The Vagabond Quothe Shakespeare
The vagabond, quoth Shakespeare in the ghetto laundromat.
Twixt softener and soap, he stood a sad figure cut, detached and quite mad.
Over and over the colors roll while the pauper player mumbles
Berating his brain to acquire the role, while the heated dryers tumble.
“Hold Thy Desperate Hand!” he cries, and the old black woman looks up
From her folding. Her eyes have seen decades of cold and madmen enough.
“Hast Thou Slain Tybalt?!” The question rings while dryers spin.
The office attendant, unattached, assesses the scene, then reads again.
“Fie! Fie! Thou shamest thy shape, thy love, thy wit.”
The Mexican children look round eyed while their lips hold the sip
Of the box drink straw. Focus in momentary limbo,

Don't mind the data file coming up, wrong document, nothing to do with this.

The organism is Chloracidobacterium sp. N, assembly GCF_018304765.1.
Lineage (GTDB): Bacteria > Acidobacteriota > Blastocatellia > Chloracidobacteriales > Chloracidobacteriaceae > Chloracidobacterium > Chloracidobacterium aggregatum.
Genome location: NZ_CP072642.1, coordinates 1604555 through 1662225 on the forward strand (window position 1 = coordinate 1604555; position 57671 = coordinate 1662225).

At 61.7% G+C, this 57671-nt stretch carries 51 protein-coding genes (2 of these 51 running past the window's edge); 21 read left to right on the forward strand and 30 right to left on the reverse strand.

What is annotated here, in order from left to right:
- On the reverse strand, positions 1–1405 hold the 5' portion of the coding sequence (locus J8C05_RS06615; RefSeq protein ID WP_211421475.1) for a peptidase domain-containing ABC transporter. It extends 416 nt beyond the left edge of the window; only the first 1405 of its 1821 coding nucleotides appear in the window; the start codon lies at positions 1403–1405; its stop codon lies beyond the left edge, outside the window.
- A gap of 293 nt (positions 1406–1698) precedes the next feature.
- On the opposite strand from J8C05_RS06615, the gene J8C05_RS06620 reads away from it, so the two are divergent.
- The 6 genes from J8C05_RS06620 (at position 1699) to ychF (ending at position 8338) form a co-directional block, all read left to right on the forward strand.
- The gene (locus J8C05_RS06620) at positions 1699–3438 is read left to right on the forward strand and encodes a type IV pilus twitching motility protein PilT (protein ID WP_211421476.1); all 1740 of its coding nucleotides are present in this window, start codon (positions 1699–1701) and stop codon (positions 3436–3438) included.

Reality presents a more intriguing sideshow
Than any Spanish animations on an old, tube television.
Here four hundred years time tested, the language holds imaginations.
And the lunatic is adrift, alone in his mind, as lunatics are,
Relishing the scene before Montague, vanished are Whirlpool and Kenmore.
And the crowd of four is held captive, until the cycles cease,
Listening on about usury, good and bad fortunes and an ill-beseeming beast.
The vagabond quothe Shakespeare in the ghetto laundromat.
Twixt softener and soap, he stood a sad figure cut,
Detached and quite mad.
Excellent! Reminds me of a BART trip once with another quixotic bard 🙂 Fun.
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